When a legal rule requires us to drive on the right, notarize our wills, or refrain from selling bootleg liquor, how are we to describe and understand that requirement? In particular, how does the logical form of such a requirement relate to the logical form of other requirements, such as moral requirements, or the requirements of logic itself? When a general legal rule is applied or distinguished in a particular case, how can we describe that process in logical form? Such questions have come to preoccupy modern legal philosophy as its methodology, drawing on the philosophy of logic, becomes ever more sophisticated.
This collection gathers together some of the most prominent legal philosophers in the Anglo-American and civil law traditions to analyse the logical structure of legal norms. They focus on the issue of defeasibility, which has become a central concern for both logicians and legal philosophers in recent years.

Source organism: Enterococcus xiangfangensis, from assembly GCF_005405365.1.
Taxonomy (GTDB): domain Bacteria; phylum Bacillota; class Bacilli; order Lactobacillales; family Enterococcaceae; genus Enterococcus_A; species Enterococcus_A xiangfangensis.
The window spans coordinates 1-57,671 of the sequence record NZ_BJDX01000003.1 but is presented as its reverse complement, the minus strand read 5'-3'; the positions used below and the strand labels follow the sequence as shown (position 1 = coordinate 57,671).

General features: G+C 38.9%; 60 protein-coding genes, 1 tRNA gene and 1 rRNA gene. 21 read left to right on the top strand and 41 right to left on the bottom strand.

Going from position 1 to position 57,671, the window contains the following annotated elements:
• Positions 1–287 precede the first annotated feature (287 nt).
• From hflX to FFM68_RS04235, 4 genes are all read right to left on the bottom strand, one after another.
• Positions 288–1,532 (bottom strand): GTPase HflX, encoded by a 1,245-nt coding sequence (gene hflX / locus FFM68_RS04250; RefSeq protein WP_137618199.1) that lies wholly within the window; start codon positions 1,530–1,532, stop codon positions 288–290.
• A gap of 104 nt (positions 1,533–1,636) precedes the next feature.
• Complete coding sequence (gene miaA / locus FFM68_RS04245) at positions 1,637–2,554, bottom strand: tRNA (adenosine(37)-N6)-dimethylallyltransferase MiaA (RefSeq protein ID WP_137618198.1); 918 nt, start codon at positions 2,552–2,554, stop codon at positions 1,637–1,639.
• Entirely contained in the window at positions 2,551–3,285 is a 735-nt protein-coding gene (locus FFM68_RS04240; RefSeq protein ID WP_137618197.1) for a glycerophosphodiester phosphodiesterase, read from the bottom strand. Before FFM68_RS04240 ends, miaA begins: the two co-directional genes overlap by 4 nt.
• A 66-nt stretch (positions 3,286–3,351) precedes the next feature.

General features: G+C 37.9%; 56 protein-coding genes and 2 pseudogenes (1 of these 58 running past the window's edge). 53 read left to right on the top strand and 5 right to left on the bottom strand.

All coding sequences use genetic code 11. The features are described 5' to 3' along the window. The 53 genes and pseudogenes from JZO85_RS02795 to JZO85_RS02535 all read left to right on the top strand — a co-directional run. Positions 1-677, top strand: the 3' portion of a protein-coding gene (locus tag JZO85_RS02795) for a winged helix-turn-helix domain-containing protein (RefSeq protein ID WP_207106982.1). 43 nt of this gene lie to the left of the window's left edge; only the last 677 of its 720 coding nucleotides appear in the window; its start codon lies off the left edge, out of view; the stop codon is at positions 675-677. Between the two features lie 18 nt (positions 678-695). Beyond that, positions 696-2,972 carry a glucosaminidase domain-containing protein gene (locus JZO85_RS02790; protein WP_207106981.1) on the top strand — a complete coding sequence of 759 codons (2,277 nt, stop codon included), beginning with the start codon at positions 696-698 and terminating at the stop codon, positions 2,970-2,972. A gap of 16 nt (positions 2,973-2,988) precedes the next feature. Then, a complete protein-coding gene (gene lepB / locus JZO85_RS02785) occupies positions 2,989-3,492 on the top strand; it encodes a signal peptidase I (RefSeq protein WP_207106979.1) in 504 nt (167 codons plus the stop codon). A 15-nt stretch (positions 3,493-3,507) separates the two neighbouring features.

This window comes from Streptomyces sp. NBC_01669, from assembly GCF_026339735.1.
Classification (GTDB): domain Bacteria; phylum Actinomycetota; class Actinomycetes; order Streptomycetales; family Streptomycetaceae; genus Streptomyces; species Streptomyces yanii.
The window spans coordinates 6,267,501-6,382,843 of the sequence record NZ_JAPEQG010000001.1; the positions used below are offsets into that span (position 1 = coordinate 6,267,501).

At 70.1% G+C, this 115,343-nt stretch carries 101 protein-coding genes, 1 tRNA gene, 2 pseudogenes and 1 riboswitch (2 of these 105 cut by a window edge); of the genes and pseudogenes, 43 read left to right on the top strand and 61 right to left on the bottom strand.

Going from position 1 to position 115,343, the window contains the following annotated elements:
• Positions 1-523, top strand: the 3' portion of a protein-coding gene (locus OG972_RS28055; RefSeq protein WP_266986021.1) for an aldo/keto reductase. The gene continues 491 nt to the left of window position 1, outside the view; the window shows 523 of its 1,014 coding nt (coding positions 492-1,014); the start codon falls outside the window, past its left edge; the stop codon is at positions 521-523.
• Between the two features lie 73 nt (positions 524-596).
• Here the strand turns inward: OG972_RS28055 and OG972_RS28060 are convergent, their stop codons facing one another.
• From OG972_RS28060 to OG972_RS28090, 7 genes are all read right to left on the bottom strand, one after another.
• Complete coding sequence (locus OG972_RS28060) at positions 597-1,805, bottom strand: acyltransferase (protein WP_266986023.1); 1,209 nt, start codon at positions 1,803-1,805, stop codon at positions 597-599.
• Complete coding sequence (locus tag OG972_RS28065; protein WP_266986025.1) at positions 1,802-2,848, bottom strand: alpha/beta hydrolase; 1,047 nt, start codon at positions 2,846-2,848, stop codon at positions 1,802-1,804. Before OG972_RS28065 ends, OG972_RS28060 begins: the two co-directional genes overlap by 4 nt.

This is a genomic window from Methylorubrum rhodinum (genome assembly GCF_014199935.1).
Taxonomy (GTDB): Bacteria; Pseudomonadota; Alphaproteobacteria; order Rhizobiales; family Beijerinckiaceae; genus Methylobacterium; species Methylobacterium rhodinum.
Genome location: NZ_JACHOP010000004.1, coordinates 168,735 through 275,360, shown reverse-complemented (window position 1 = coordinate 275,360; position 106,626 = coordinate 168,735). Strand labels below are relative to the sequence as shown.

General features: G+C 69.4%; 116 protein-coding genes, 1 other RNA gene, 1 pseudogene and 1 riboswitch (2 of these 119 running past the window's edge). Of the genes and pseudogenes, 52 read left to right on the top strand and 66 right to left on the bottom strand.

The book is divided into four parts. The first section is devoted to unravelling the basic concepts related to legal defeasibility and the logical structure of legal norms, focusing on the idea that law, or its components, are liable to implicit exceptions, which cannot be specified before the law's application to particular cases. Part two aims to disentangle the main relations between the issue of legal defeasibility and the issue of legal interpretation, exploring the topic of defeasibility as a product of certain argumentative techniques in the law. Section 3 of the volume is dedicated to one of the most problematic issues in the history of jurisprudence: the connections between law and morality. Finally, section 4 of the volume is devoted to analysing the relationships between defeasibility and legal adjudication.